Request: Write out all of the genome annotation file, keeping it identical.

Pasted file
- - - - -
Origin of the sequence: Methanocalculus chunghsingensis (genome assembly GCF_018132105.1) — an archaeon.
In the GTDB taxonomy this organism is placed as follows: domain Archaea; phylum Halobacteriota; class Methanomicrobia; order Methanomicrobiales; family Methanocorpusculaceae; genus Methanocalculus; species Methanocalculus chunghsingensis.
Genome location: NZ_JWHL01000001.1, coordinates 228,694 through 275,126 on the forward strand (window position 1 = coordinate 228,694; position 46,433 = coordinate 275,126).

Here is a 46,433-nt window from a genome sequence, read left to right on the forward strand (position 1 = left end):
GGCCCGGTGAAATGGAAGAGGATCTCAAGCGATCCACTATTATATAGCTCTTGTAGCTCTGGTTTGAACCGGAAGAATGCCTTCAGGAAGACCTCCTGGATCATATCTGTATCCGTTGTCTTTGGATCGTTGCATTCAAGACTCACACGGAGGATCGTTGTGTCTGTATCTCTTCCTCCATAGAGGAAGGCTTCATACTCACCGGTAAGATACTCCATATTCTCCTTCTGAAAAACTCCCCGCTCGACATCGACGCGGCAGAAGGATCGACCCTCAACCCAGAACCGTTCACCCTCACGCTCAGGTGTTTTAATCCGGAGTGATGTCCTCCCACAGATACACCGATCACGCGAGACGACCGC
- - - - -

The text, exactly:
Origin of the sequence: Methanocalculus chunghsingensis (genome assembly GCF_018132105.1) — an archaeon.
In the GTDB taxonomy this organism is placed as follows: domain Archaea; phylum Halobacteriota; class Methanomicrobia; order Methanomicrobiales; family Methanocorpusculaceae; genus Methanocalculus; species Methanocalculus chunghsingensis.
Genome location: NZ_JWHL01000001.1, coordinates 228,694 through 275,126 on the forward strand (window position 1 = coordinate 228,694; position 46,433 = coordinate 275,126).

Here is a 46,433-nt window from a genome sequence, read left to right on the forward strand (position 1 = left end):
GGCCCGGTGAAATGGAAGAGGATCTCAAGCGATCCACTATTATATAGCTCTTGTAGCTCTGGTTTGAACCGGAAGAATGCCTTCAGGAAGACCTCCTGGATCATATCTGTATCCGTTGTCTTTGGATCGTTGCATTCAAGACTCACACGGAGGATCGTTGTGTCTGTATCTCTTCCTCCATAGAGGAAGGCTTCATACTCACCGGTAAGATACTCCATATTCTCCTTCTGAAAAACTCCCCGCTCGACATCGACGCGGCAGAAGGATCGACCCTCAACCCAGAACCGTTCACCCTCACGCTCAGGTGTTTTAATCCGGAGTGATGTCCTCCCACAGATACACCGATCACGCGAGACGACCGC